Grillot (“gree-oh”) is one of the glories of Haitian cooking. Fatty pork chunks are soaked in a citrus-shallot marinade, then simmered down until the reduction coats the surface of the meat. But we’re not done yet. As the liquid boils away, lard oozes out, and the pork fries in the fat, turning the meat into knuckle-size rubies. It’s quite the old-school French confit, pointing to the island’s colonial roots. For the Haitian-food neophytes sitting around me on a recent Saturday afternoon at Cathedral, the grillot was electrifyingly good, dense and delicately fibrous, with both sour and salty dimensions. All conversation was forestalled by loud chewing.
Haitian food is one of the most under-celebrated and rarely imitated cuisines in the city, getting too little action even on Chowhound and Yelp. The cooking—sometimes known as Kreole, after the polyglot language most islanders speak—represents an evenhanded melding of African and French culinary sensibilities, while employing Caribbean staples such as rice, beans, pork, seafood, thyme, scallions, limes, and little black mushrooms called djon-djon that are native to the island. The cooking is nuanced and highly flavored, and ought to be much better known.
Cathedral is one of the city’s most approachable Haitian restaurants. While similar places in East Flatbush often have tightly drawn curtains and seem dark and gloomy inside, this place shines like a young star onto Church Avenue, among the 99-cent stores, rambling frame houses, storefront evangelical churches, shops selling technicolor wigs, and the occasional boarded-up building. Inside the narrow space, a long open kitchen runs alongside the dining area, decorated with colorful tropical paintings. On that afternoon, the kindly silver-haired host pushed his entire stock of three small tables together to accommodate our party.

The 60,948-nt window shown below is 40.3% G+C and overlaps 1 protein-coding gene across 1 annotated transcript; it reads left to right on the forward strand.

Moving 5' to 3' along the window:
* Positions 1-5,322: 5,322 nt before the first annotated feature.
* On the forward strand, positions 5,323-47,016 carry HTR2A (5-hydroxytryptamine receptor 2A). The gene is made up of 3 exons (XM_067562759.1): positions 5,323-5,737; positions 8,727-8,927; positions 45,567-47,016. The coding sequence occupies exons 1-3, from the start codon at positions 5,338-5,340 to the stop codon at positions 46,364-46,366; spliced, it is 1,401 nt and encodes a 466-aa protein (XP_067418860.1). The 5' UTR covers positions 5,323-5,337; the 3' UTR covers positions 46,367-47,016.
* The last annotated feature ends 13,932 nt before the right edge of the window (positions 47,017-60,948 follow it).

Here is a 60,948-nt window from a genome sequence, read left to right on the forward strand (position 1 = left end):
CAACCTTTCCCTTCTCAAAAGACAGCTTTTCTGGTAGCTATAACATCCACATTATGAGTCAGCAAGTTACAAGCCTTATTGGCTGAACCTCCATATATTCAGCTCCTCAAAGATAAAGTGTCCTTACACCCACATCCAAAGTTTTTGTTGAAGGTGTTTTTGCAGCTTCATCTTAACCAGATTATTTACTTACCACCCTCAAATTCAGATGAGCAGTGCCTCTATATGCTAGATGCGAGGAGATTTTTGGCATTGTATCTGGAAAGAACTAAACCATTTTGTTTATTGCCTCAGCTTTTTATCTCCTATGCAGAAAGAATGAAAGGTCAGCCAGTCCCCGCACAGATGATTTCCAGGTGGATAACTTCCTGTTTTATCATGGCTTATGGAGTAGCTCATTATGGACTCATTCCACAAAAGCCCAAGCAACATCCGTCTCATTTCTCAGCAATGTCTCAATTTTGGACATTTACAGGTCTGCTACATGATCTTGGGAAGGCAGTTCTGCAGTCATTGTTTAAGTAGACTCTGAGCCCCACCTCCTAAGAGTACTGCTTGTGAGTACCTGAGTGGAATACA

Of the 11 main dishes advertised in Cathedral’s window, four or five are available on any given day, in belt-busting portions mainly priced from $10 to $12. There are no appetizers or desserts, but every entrée comes with a green salad, rice and beans in various permutations, and a plate of woody plantains fried once and then pounded and fried again like Dominican tostones. Instead of the plantains you can order accra—African-style fritters of grated malanga, a corm (thickened stem) that is a cousin to taro. Flecked with garlic and green onions, the fritters are golden brown and fluffy.
That pork grillot arrives scattered with pickled purple onions alongside a mountain of white rice and a teacup of pureed black beans. We dipped the pork tidbits in piklis (“pick-lees”), a combination of shredded cabbage, white vinegar, and Scotch bonnet peppers that serves the double purpose of hot sauce and slaw. Another entrée, dinde tasso, looked almost the same as the grillot, though it was a confit of turkey rather than pork. “Hey, I like this better,” one of my guests exclaimed. The turkey may have been a bit softer, the fibers of the meat giving way more easily to the teeth, but I found the two equally irresistible.
The national passion of Haiti is lambi, a bright yellow fricassee of conch cut in big swatches and poached in coconut milk (rather than cream, as the French might do it) with all sorts of herbs and aromatics. Many Haitian restaurants in Flatbush have ceased to serve it due to spiraling conch costs. But my crew was not enthusiastic about lambi; the rubbery pieces varied from tender to tough, and the strong taste left no doubt it was a seagoing species.
Seafood is perhaps more ably represented here by the whole fish, which varies according to market availability and is perfectly fried with a minimum of breading so that the skin does the crunch work. One evening a friend and I hunkered down with a fried red snapper, which, at $25, was the most expensive thing in the house. It easily satisfied both of us.
The menu contained some surprises, too—ones not usually found in the Kreole canon. Of the entrées available that first Saturday afternoon, last to arrive was poulet en sauce ($10), a half-chicken braised in a rich gravy propelled by Worcestershire and allspice. This must be what the sign in the front window means by “Haitian and Caribbean Cuisine.” It tasted as if the Jamaican national dish of jerk chicken, found on nearly every block in the neighborhood, had been thrown into a stew. This is Flatbush fusion at its finest.
This article from the Village Voice Archive was posted on April 10, 2013